Floating Ideas for Saving the Ever-Diminishing Colorado River


As with many other resources that we used to take for granted back in the 20th century, water is becoming more scarce. That’s particularly true in the case of the Colorado River, which seven states and roughly 25 million people depend upon for their daily water needs.

Building a pipeline to solve rising water demand is kind of like buying a bunch of typewriters and bicycles to increase newspaper circulation. It’s going to be slow and expensive, and it doesn’t really matter if it works because it’s not a long-term solution.

There are a number of ideas floating around to tackle the growing demand on the river, but The New York Times referred to one of those proposals as “more extreme and contentious.”

The idea in question is said to be in a report that was released yesterday by the Bureau of Reclamation that suggests building a 600-mile pipeline from the Missouri River to Denver. It’s a notion that reminds some people of the water projects of—you guessed it—the 20th century.

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The Times quoted Chuck Howe, a water policy expert and emeritus professor of economics at the University of Colorado, Boulder, as saying that he, “pooh-poohed this kind of stuff back in the 1960s.”

Howe told TakePart that, “In the 1960s, there just wasn’t the urgent need for large infusions of water. Huge amounts were available from agriculture-to-urban sales or leases—agriculture consumes 80 percent plus of all western water—or simple conservation by municipalities to accommodate increased population. Environmental protection was just beginning to be recognized as important.

“Now the Colorado is seriously depleted, not reaching the Gulf of California and killing off the great Delta in Mexico. My guess is that there is widespread concern across the U.S. about the Delta and probably a willingness to pay for supplementing those flows. The Upper Basin States' real fear is that climate change will deplete Lakes Powell and Mead and result in a ‘call’ on the Upper Basin States that would shut off vital water that is diverted from the western side of the Rockies to the eastern slope urban areas and agriculture. This could be the result of sticking with the status quo,” and Howe worries that old water wars could begin again.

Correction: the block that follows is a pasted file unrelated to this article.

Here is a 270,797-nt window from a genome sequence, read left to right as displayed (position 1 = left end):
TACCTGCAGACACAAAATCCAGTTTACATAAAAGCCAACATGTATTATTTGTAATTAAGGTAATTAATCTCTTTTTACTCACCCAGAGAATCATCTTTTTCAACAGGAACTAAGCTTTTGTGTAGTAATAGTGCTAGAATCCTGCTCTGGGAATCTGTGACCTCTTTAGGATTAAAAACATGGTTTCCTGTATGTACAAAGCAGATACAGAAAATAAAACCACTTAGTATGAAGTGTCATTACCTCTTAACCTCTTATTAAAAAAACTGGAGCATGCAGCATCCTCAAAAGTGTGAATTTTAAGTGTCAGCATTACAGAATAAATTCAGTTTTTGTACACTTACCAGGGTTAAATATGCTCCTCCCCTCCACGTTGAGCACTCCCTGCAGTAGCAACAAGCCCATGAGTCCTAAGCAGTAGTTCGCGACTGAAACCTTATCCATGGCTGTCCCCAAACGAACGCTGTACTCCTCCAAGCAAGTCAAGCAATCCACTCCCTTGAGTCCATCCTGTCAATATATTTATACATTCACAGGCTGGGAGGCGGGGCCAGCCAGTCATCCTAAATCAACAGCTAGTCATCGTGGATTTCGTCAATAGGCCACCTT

But Jason Bane of Western Resource Advocates, a nonprofit environmental law and policy organization, told TakePart that, “Building a pipeline to solve rising water demand is kind of like buying a bunch of typewriters and bicycles to increase newspaper circulation. It’s going to be slow and expensive, and it doesn’t really matter if it works because it’s not a long-term solution.”

“Building pipelines and dams and reservoirs—that’s what water providers did 50 years ago because they didn’t have any other ideas,” Bane said. “Even if it made sense to build a pipeline—and it doesn’t—where would we find $11 billion dollars? Who then picks up the tab? Taxpayers? Ratepayers?”

He added that, “You can’t build water, and that’s the real problem. Water is a finite resource. We are using more water than we can sustain, particularly in the lower basin states of California and Arizona, and population growth is going to exacerbate the problem. The good news is that conservation, efficiency and reuse can meet future demands if they are implemented as specific strategic programs. In many cases, these programs cost little to no money.”

Bane provided an example of something he said could be put in place in a matter of weeks:

“Local or state governments in the Colorado Basin could mandate that all new residential developments must be built with high-efficiency [HE] shower heads, faucets and toilets. Many HE fixtures are priced in the same range as standard fixtures, so there would be no additional costs for homebuilders who need to buy new fixtures anyway.”

“High-efficiency fixtures can cut indoor water use by 50 percent compared to standard fixtures, and the conservation savings add up quickly. If 300,000 new homes were built with HE fixtures, the water savings would be enough to meet the needs of 60,000 people—all at no additional cost to governments, developers, taxpayers or ratepayers. The savings could add up quickly, and we haven’t even touched on what can be done with commercial development, outdoor watering, etc.”

In the meantime, it might be a good idea—for your benefit and the environment’s—to brush up on your water-saving skills.

What do you think about the idea of building a water pipeline? Tell us in the COMMENTS.

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Lawrence Karol is a writer and editor who lives with his dog, Mike. He is a former Gourmet staffer and enjoys writing about design, food, travel and lots of other stuff. @WriteEditDream | Email Lawrence | TakePart.com